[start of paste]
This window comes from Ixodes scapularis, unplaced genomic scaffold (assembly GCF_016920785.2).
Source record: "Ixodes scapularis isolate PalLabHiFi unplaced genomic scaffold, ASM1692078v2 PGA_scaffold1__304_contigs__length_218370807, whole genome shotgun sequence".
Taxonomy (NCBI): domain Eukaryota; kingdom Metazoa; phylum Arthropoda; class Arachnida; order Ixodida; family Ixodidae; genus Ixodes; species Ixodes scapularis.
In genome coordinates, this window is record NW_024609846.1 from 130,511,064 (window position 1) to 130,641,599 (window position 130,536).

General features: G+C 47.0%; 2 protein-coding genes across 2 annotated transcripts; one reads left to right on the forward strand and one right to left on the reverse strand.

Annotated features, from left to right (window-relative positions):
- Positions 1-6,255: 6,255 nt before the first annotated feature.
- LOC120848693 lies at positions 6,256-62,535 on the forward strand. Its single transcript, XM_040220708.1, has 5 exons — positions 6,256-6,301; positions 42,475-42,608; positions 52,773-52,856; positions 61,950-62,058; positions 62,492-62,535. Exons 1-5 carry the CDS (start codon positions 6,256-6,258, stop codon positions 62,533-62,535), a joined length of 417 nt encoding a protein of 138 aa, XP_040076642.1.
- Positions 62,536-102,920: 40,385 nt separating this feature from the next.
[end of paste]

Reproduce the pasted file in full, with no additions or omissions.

This window comes from Ixodes scapularis, unplaced genomic scaffold (assembly GCF_016920785.2).
Source record: "Ixodes scapularis isolate PalLabHiFi unplaced genomic scaffold, ASM1692078v2 PGA_scaffold1__304_contigs__length_218370807, whole genome shotgun sequence".
Taxonomy (NCBI): domain Eukaryota; kingdom Metazoa; phylum Arthropoda; class Arachnida; order Ixodida; family Ixodidae; genus Ixodes; species Ixodes scapularis.
In genome coordinates, this window is record NW_024609846.1 from 130,511,064 (window position 1) to 130,641,599 (window position 130,536).

General features: G+C 47.0%; 2 protein-coding genes across 2 annotated transcripts; one reads left to right on the forward strand and one right to left on the reverse strand.

Annotated features, from left to right (window-relative positions):
- Positions 1-6,255: 6,255 nt before the first annotated feature.
- LOC120848693 lies at positions 6,256-62,535 on the forward strand. Its single transcript, XM_040220708.1, has 5 exons — positions 6,256-6,301; positions 42,475-42,608; positions 52,773-52,856; positions 61,950-62,058; positions 62,492-62,535. Exons 1-5 carry the CDS (start codon positions 6,256-6,258, stop codon positions 62,533-62,535), a joined length of 417 nt encoding a protein of 138 aa, XP_040076642.1.
- Positions 62,536-102,920: 40,385 nt separating this feature from the next.